One evening earlier this month, I was at a entrepreneur-packed, outdoor party in Austin. The beer was flowing, the music was blasting, but here’s the thing: It was co-hosted by the AARP.
It’s not an organization you’d expect to see courting young tech founders and Silicon Valley venture capitalists. But if you’re a startup, particularly a health startup, get ready to see more of the nonprofit, which is on a mission to both bring more innovation to the 50+ crowd and sow some entrepreneurial seeds among people in that demographic.
To twenty-something startup founders, building services and products for silver-haired seniors might not seem as sexy as taking on messaging apps like Snapchat. But the AARP has some strong statistics on its side: every day, 10,000 more Baby Boomers join the 50+ demographic, which includes more than 100 million people, and, as a group, they spend $3.5 trillion a year.
Among policy wonks in D.C., addressing the needs of older Americans is seen as a burden, said Jody Holtzman, AARP’s SVP of thought leadership. But for startups and investors? It’s an opportunity, he said. “You’d really have to be an idiot to turn your back on the only humongous growth market that exists,” he quipped.
The ‘Longevity Economy’
In 2011, the non-profit launched its “Innovation@50+” campaign at the DEMO startup conference, with scholarships for startups that either target the 50+ market or included a 50+ founder. In April, it will host its second annual Health Innovation@50+ LivePitch event, in which selected startups pitch in front of investors and a voting crowd of AARP members.
But this year it also partnered with the Ewing Marion Kauffman Foundation for a startup training program for Baby Boomers, funded Oxford Economics research into what the AARP calls the “longevity economy” and, this October, will back a Bloomberg conference exploring the costs and opportunities associated with longer life expectancies.
Some of the startups it has supported have gone on to attract attention from other accelerators and venture capitalists: Carelinx, for example, the winner of its Live Pitch event last year, went on to join the Startup Health Academy, and NeuroTrack, which graduated from health accelerator Rock Health, recently took the health prize at the SXSW startup accelerator.
Overcoming the youth bias
When the AARP first launched its campaign, Holtzman said, they were the ones making cold calls to health tech accelerators. Now, he says, they’re on the receiving end of that communication. In the not so far off future, as it looks for additional ways to encourage innovation to benefit those over 50, it’s possible that the AARP could sponsor an entire class at one of the new incubators for health startups.
Its efforts are being aided by growing interest in general digital health startups, many of which target senior needs. But getting venture capitalists to embrace older entrepreneurs could be a different kind of challenge. A couple of years ago, investor Vinod Khosla said at a conference that “people over 45 basically die in terms of new ideas.” And, judging from all the recent college grads (and college dropouts) that get venture funding, he’s obviously not the only investor to favor younger favors.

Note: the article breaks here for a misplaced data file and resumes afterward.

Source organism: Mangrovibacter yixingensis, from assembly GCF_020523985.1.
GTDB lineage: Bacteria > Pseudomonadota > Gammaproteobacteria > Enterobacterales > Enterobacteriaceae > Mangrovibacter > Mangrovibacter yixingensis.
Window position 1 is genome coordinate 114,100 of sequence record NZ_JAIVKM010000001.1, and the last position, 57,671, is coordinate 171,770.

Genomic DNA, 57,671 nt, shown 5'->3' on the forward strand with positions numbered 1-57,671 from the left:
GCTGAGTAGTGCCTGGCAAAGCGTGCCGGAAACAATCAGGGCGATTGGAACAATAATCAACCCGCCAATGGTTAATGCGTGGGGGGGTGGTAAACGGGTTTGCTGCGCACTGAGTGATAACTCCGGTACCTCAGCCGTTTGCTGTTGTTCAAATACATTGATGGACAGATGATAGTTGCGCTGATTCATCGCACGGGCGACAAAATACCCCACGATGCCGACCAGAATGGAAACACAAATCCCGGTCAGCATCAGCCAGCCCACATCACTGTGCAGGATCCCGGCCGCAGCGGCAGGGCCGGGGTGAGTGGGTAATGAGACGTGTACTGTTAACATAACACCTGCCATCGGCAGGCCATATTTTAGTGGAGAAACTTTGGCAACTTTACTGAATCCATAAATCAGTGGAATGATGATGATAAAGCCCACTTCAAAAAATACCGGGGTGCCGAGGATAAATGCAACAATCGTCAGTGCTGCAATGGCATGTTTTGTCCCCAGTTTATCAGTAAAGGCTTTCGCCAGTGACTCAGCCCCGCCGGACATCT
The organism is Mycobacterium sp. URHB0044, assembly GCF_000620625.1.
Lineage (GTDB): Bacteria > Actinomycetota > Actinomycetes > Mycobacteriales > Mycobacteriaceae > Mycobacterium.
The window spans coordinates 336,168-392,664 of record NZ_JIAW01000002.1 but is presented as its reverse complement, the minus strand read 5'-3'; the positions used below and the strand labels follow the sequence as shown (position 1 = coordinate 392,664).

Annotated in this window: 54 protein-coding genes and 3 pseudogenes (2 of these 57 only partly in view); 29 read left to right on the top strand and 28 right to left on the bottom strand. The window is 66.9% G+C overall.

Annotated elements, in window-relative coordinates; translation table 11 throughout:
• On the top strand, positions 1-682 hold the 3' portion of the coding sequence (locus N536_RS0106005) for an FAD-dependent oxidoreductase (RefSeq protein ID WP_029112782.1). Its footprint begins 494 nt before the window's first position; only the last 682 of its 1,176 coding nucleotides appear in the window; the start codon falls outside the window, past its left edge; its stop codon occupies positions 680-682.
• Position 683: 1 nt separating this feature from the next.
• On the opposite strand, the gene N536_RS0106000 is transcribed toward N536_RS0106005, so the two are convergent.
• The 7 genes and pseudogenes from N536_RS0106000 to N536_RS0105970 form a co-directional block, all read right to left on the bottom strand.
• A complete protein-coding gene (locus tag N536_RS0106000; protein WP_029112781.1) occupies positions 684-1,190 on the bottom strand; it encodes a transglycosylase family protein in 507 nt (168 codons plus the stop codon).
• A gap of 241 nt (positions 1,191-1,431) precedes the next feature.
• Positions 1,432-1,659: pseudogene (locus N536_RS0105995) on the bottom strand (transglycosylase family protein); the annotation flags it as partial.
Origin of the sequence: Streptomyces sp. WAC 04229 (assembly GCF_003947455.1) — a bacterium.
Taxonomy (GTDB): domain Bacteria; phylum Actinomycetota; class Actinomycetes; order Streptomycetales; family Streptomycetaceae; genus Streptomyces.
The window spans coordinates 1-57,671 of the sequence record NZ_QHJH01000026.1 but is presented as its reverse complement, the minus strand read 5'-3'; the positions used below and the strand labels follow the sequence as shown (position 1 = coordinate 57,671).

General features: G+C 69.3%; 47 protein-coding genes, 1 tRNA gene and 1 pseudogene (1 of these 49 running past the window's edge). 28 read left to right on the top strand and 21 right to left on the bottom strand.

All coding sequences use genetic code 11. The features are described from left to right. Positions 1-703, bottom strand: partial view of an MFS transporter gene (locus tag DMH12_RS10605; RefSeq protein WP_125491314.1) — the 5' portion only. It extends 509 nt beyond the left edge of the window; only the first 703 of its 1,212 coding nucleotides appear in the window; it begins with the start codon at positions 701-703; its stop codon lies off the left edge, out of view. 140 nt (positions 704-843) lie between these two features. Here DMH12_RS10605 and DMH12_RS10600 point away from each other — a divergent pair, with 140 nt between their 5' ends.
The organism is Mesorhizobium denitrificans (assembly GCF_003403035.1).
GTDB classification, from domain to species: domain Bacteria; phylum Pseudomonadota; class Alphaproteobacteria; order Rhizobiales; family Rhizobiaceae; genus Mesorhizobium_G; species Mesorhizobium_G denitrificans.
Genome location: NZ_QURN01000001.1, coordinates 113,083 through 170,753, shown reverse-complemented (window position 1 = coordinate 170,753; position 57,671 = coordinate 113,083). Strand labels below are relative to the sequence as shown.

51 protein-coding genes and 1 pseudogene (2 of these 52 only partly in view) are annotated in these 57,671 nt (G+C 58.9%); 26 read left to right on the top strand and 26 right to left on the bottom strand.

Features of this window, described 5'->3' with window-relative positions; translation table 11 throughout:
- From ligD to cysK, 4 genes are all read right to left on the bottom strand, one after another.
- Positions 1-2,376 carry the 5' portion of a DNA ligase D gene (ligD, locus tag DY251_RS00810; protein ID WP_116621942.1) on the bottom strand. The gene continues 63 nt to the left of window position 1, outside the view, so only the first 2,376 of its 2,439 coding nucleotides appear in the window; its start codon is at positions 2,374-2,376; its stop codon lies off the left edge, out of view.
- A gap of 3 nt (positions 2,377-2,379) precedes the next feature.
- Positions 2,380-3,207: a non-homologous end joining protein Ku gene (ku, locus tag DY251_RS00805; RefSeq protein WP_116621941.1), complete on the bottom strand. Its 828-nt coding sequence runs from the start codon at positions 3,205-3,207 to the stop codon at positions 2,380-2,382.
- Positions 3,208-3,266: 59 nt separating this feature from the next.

“The bad news is that most traditional VCs have a youth bias that they will state very overtly,” said Steve Jurvetson, managing director at venture firm Draper Fisher Jurvetson. “You always wonder if that’s a self-fulfilling prophecy or if it’s something about the nature of those businesses.”
Are younger founders really more successful?
Despite Silicon Valley’s preference for young entrepreneurs, the research may not be on their side. A 2008 study led by columnist and Singularity University vice president of innovation and research Vivek Wadhwa looked at 502 successful engineering and tech companies. It found that the average and median age of successful founders was 39 and that twice as many founders were older than 50 as were younger than 25. It also found that there were twice as many founders over 60 as under 20.
Jurvetson has long talked up the value of the 50+ demographic and his firm has invested in several companies with applications for, and/or led by, those who are 50+. Posit Science, for example, provides brain-training software that can be used as part of elder care (as well as for anyone hoping to sharpen their mind), and its co-founder and chief scientific officer, Michael Merzenich, was over 50 when it launched. Other companies include Rethink Robotics, founded by 58-year-old Rodney Brooks, and Synthetic Genomics, founded by 66-year-old Craig Ventner and 81-year-old Hamilton Smith.
According to the AARP, hundreds of new startups are founded by seniors — one of the first startups to benefit from its DEMO scholarship, called OhMyMeds, was co-founded by a 71-year-old (it later went out of business). And it makes sense that after decades in a given industry, older professionals would have the experience and perspective to start their own business. To date, the majority do so without ever looking for venture capital. But, in the future, it’s possible senior startup founders could find that they have another source of investment: the AARP.
“I hope that down the road, we’d be in a position to invest or invest in funds looking at opportunities in the space,” Holtzman said. “But we’re not there yet.”